In a 2017 study conducted by climatologist Dr. Judah Cohen and several of his research associates, Cohen wrote that "[the] shift in polar vortex states can account for most of the recent winter cooling trends over Eurasian midlatitudes".[205] A 2018 paper from Vavrus and others linked Arctic amplification to more persistent hot-dry extremes during the midlatitude summers, as well as the midlatitude winter continental cooling.[206] Another 2017 paper estimated that when the Arctic experiences anomalous warming, primary production in the North America goes down by between 1% and 4% on average, with some states suffering up to 20% losses.[207] A 2021 study found that a stratospheric polar vortex disruption is linked with extreme cold winter weather across parts of Asia and North America, including the February 2021 North American cold wave.[208][209] Another 2021 study identified a connection between the Arctic sea ice loss and the increased size of wildfires in the Western United States.[210]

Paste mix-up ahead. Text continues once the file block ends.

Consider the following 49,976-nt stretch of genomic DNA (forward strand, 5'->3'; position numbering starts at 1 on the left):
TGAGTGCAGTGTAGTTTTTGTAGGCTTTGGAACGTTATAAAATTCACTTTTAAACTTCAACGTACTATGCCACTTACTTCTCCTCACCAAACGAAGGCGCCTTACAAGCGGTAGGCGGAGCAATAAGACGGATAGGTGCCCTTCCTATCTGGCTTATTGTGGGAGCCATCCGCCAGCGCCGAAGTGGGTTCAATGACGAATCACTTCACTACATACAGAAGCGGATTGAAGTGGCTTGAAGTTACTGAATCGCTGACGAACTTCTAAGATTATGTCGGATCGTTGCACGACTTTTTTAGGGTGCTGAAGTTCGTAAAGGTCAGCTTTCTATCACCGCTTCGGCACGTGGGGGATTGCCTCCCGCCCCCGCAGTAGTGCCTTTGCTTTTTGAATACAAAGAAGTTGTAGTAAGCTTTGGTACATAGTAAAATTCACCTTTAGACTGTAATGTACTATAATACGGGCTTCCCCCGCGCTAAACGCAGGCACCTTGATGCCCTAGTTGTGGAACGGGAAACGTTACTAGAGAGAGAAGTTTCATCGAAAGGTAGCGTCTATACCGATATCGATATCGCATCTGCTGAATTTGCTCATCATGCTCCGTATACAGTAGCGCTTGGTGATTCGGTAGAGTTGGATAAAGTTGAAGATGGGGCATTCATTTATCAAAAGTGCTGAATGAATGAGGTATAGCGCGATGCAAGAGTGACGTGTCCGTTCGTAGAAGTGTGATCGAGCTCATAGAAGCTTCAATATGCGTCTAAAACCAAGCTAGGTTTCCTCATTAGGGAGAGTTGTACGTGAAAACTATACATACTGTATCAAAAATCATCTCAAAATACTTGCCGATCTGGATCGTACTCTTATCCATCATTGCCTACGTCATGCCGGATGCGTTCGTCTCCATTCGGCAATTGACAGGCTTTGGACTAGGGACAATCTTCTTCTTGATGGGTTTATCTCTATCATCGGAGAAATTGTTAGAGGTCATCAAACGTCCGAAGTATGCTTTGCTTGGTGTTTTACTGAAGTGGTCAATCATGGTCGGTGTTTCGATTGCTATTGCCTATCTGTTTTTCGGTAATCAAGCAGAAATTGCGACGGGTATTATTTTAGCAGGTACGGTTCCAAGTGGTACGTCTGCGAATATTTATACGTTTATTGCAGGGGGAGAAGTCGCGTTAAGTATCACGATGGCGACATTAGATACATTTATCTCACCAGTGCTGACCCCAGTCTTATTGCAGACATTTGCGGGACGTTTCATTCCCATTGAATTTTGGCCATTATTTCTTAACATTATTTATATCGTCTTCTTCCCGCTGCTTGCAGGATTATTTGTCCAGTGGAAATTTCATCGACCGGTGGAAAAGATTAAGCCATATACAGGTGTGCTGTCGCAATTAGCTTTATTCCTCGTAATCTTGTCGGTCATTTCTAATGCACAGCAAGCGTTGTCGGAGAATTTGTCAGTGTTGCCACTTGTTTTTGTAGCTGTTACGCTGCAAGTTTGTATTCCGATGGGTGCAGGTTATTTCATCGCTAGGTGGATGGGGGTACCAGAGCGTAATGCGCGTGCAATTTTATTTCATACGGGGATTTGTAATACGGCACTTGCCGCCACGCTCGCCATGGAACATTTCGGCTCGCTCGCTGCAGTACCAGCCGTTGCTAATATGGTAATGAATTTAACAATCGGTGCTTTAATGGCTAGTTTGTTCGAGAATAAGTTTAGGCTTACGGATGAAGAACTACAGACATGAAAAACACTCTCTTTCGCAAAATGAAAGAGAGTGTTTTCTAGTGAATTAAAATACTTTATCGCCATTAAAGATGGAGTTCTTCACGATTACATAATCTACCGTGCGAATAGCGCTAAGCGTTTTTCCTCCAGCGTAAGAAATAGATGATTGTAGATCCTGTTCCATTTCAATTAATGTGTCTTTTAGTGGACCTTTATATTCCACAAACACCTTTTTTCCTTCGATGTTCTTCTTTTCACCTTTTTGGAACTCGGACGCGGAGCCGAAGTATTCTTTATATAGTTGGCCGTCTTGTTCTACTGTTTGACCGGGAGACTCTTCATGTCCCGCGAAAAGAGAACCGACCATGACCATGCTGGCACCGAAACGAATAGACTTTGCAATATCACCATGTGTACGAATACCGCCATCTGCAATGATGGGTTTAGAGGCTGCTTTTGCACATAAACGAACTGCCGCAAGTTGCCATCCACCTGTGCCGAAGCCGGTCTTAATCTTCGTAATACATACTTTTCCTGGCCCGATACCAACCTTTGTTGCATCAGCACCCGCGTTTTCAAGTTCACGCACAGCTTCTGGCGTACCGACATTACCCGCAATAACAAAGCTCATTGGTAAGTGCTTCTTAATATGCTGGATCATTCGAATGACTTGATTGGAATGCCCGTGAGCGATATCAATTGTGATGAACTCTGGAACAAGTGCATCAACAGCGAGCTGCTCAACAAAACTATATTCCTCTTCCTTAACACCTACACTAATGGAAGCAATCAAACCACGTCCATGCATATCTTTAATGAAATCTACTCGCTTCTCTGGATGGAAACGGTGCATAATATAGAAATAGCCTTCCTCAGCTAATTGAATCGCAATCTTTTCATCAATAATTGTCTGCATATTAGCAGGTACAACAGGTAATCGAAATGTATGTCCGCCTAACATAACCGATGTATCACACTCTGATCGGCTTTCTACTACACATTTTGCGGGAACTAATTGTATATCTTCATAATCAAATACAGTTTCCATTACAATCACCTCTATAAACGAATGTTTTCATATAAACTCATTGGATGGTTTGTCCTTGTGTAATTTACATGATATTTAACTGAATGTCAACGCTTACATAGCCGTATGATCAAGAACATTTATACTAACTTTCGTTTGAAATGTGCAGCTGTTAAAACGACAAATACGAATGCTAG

However, because the specific observations are considered short-term observations, there is considerable uncertainty in the conclusions. Climatology observations require several decades to definitively distinguish various forms of natural variability from climate trends.[211] This point was stressed by reviews in 2013[212] and in 2017.[213] A study in 2014 concluded that Arctic amplification significantly decreased cold-season temperature variability over the Northern Hemisphere in recent decades. Cold Arctic air intrudes into the warmer lower latitudes more rapidly today during autumn and winter, a trend projected to continue in the future except during summer, thus calling into question whether winters will bring more cold extremes.[214] A 2019 analysis of a data set collected from 35 182 weather stations worldwide, including 9116 whose records go beyond 50 years, found a sharp decrease in northern midlatitude cold waves since the 1980s.[215]